Book review: Boying Up: How To Be Brave, Bold, and Brilliant, by Mayim Bailik

Bailik, Mayim.  Boying Up: How To Be Brave, Bold, and Brilliant. Philomel Books, 2018. $18.99. ISBN 9780525515975. 200 pages.  Ages 12+. P7 Q9

The journey through puberty can be awkward, embarrassing, and confusing. Do you wish you had a handbook to guide you through it? Well now you do! Bailik writes in a simple relatable way, but at the same time, she packs the book full of helpful information. She covers how boys’ bodies work, how they grow, learn, love, cope, and matter. She includes the importance of education and why school is valuable, but at the same time she validates a variety of paths boys can take after high school including college, military, trade school, and work. I appreciate the fact that she emphasizes that boys need to have consent before they engage in sex, which is important. Illustrations include realistic simple sketches of a variety of penises and scrotums, the male and female reproductive systems, and different body types. This book is very well rounded. While scientific, it is still easy to read and understand. The last chapter delves into how boys’ matter, featuring six men who matter and how they made the world a better place. Bailik writes, “Part of the process of Boying Up and becoming a young man who is compassionate, kind and confident involves finding ways to make impacting others in a positive way a significant part of your life.”

Verdict: I don’t know if boys would actually pick up this book and read it, but if they did, it would provide them with valuable information. Parents may want to read it with their boys as they are starting the journey through puberty. I highly recommend this book for personal libraries, middle school and high school libraries along with the public library.

May 2018 review by Tami Harris.

Advertisements

Book review: Life Inside My Mind: 31 Authors Share Their Personal Struggles, edited by Jessica Burkhart

Burkhart, Jessica, editor. Life Inside My Mind: 31 Authors Share Their Personal Struggles. Simon Pulse, 2018. $17.99. ISBN 9781481494649. 309 pages. Ages 14+. P7 Q8

We know what goes on inside our minds, but what goes on inside others minds? What challenges do they go through and how can that help us? Life Inside My Mind contains 31 authors’ essays on their struggles with mental health and how it effects their lives. Since each chapter is written by a different author, the book contains a wide variety of writing styles. Some stories are well written, other stories are simple and don’t have as much substance. Each chapter is 4-10 pages long. This book is helpful for youth who struggle with mental health issues or have family or friends who struggle. The authors simply tell their story and provide encouragement to others who suffer for similar issues. I think youth who struggle with mental health issues will find comfort from this book, realizing they are not alone and others deal with the same things. The essays can start the discussion on how to help loved ones with mental health issues, takes the shame away and brings hope. The essays are relatable, making mental illness not seem as scary.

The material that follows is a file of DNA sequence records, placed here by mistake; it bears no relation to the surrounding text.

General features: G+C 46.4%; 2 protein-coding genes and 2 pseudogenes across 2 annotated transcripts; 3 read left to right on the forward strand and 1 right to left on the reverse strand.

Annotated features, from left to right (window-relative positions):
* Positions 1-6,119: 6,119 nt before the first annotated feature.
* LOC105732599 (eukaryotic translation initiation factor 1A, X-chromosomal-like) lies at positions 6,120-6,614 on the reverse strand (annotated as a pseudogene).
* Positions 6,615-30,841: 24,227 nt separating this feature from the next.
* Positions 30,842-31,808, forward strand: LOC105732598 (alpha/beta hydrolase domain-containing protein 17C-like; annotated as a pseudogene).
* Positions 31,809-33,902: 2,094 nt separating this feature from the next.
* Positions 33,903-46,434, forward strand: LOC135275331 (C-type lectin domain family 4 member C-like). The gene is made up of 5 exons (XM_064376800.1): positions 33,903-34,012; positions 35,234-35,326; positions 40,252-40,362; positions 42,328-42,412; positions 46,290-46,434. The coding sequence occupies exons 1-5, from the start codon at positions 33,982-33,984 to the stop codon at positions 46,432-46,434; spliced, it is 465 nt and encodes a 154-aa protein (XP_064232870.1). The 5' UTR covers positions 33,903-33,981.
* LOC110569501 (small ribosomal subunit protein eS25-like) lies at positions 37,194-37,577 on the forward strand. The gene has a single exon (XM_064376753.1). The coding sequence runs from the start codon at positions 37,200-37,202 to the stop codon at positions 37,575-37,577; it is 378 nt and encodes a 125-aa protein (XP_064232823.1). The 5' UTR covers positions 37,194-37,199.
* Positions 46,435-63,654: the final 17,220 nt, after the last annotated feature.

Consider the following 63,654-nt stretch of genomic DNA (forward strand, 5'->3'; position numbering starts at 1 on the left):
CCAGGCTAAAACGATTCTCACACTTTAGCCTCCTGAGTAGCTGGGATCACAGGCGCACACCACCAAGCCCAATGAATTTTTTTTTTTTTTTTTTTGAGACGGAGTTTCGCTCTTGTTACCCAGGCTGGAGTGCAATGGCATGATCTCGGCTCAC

Verdict: I highly recommend this book for high school libraries and public libraries. The essays cover a wide variety of mental health issues, including PTSD, anxiety, addiction and more.

May 2018 review by Tami Harris.

Book review: The World Cup: Soccer’s Global Championship, by Matt Doeden

Doeden, Matt. The World Cup: Soccer’s Global Championship. (Spectacular Sports series.) Millbrook Press, 2018. 64 pgs. Includes glossary and index. $26.66. ISBN: 978-1-5124-2755-4. Gr. 6+. P10 Q8

I am always looking for soccer books as it is becoming a very popular sport in our community.  This book was one that I will include in my library. In 1900 soccer was played in the Olympics for the first time. “Soccer was on its way to world domination,” the author states. In 1930, the World Cup, soccer’s international championship tournament, was created. Wanting to be the place it was held also became a great honor, an honor that was often won through bribes to the officials of those on the championship board. The history of the sport, women’s competition, players, and even trophies were just some of the topics that were presented. There are black and white photographs which helped show the history of the sport. The color photographs are clear action shots of players in several games and World Cup championships.

Verdict: This book should be included in all public and middle and high school libraries. The information is presented in clear, easy to understand language. It does not read like a text book.